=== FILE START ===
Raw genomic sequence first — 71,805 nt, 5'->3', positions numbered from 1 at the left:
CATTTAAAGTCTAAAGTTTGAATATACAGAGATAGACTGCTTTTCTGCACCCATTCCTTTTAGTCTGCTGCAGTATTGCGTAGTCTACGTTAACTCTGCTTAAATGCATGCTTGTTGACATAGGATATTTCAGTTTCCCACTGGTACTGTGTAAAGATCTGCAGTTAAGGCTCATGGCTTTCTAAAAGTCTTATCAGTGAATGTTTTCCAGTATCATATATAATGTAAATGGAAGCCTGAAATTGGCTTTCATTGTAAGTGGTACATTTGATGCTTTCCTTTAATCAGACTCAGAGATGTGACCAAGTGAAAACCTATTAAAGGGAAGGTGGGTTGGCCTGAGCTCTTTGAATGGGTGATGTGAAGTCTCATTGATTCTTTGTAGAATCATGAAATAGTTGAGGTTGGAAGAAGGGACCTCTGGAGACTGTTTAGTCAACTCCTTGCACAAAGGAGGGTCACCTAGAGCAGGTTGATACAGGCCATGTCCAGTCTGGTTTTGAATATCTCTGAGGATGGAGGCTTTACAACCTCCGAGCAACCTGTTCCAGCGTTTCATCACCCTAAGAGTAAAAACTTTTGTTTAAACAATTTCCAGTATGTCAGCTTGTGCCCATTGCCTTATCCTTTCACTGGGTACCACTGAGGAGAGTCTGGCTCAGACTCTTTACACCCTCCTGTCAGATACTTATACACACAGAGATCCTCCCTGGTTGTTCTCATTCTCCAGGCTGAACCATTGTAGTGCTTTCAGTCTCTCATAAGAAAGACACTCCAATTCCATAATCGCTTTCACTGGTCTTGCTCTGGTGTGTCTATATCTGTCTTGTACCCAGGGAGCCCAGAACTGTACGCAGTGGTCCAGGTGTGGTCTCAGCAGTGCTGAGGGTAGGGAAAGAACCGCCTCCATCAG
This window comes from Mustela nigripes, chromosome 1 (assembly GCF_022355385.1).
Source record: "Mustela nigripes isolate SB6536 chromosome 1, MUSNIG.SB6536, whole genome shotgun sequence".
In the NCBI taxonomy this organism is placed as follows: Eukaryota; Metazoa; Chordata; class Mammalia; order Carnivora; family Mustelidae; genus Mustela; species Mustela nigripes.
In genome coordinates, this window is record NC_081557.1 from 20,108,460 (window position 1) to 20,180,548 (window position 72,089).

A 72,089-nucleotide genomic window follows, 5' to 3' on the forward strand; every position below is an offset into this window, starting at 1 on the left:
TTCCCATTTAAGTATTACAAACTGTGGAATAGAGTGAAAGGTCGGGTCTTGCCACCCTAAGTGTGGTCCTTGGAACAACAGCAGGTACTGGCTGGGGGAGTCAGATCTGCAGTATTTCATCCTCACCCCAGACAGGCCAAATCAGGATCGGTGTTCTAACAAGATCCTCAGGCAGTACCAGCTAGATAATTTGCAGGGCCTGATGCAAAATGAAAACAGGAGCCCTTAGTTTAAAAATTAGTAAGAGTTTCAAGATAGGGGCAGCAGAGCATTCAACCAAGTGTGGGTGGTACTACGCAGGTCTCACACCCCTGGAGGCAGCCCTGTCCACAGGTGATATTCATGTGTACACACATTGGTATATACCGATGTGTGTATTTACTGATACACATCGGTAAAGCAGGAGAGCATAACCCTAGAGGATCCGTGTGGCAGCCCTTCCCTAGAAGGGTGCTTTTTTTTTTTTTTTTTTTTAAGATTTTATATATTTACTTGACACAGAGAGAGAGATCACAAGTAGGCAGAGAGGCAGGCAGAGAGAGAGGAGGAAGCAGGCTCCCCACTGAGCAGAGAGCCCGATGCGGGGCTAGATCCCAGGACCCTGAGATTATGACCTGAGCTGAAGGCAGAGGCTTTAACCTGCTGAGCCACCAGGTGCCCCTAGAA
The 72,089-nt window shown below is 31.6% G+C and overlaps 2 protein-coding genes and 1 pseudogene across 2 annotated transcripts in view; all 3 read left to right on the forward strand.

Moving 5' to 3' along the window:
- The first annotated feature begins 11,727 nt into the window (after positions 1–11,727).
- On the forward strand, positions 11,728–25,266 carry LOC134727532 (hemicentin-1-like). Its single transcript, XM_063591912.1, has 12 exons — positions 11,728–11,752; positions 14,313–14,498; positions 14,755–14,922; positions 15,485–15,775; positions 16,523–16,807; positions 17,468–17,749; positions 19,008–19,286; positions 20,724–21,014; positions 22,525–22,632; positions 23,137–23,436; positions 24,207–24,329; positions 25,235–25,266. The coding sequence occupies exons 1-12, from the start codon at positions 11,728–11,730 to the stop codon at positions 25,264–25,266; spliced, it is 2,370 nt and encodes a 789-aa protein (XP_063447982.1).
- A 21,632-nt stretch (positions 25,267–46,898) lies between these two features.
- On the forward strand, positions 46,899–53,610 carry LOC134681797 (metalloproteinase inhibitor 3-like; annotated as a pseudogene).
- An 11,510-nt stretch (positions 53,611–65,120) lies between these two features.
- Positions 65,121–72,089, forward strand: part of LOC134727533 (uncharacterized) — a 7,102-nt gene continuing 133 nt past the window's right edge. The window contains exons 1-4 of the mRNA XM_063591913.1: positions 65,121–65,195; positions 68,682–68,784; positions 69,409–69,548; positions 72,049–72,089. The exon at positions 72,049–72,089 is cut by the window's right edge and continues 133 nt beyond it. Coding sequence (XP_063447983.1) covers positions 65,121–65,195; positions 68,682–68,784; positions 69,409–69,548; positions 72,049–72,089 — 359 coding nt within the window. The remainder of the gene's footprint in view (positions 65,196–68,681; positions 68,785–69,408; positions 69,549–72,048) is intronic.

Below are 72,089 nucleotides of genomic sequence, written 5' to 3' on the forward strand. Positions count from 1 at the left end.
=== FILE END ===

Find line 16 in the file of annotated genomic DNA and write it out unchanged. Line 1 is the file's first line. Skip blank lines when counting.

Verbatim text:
- Positions 65,121–72,089, forward strand: part of LOC134727533 (uncharacterized) — a 7,102-nt gene continuing 133 nt past the window's right edge. The window contains exons 1-4 of the mRNA XM_063591913.1: positions 65,121–65,195; positions 68,682–68,784; positions 69,409–69,548; positions 72,049–72,089. The exon at positions 72,049–72,089 is cut by the window's right edge and continues 133 nt beyond it. Coding sequence (XP_063447983.1) covers positions 65,121–65,195; positions 68,682–68,784; positions 69,409–69,548; positions 72,049–72,089 — 359 coding nt within the window. The remainder of the gene's footprint in view (positions 65,196–68,681; positions 68,785–69,408; positions 69,549–72,048) is intronic.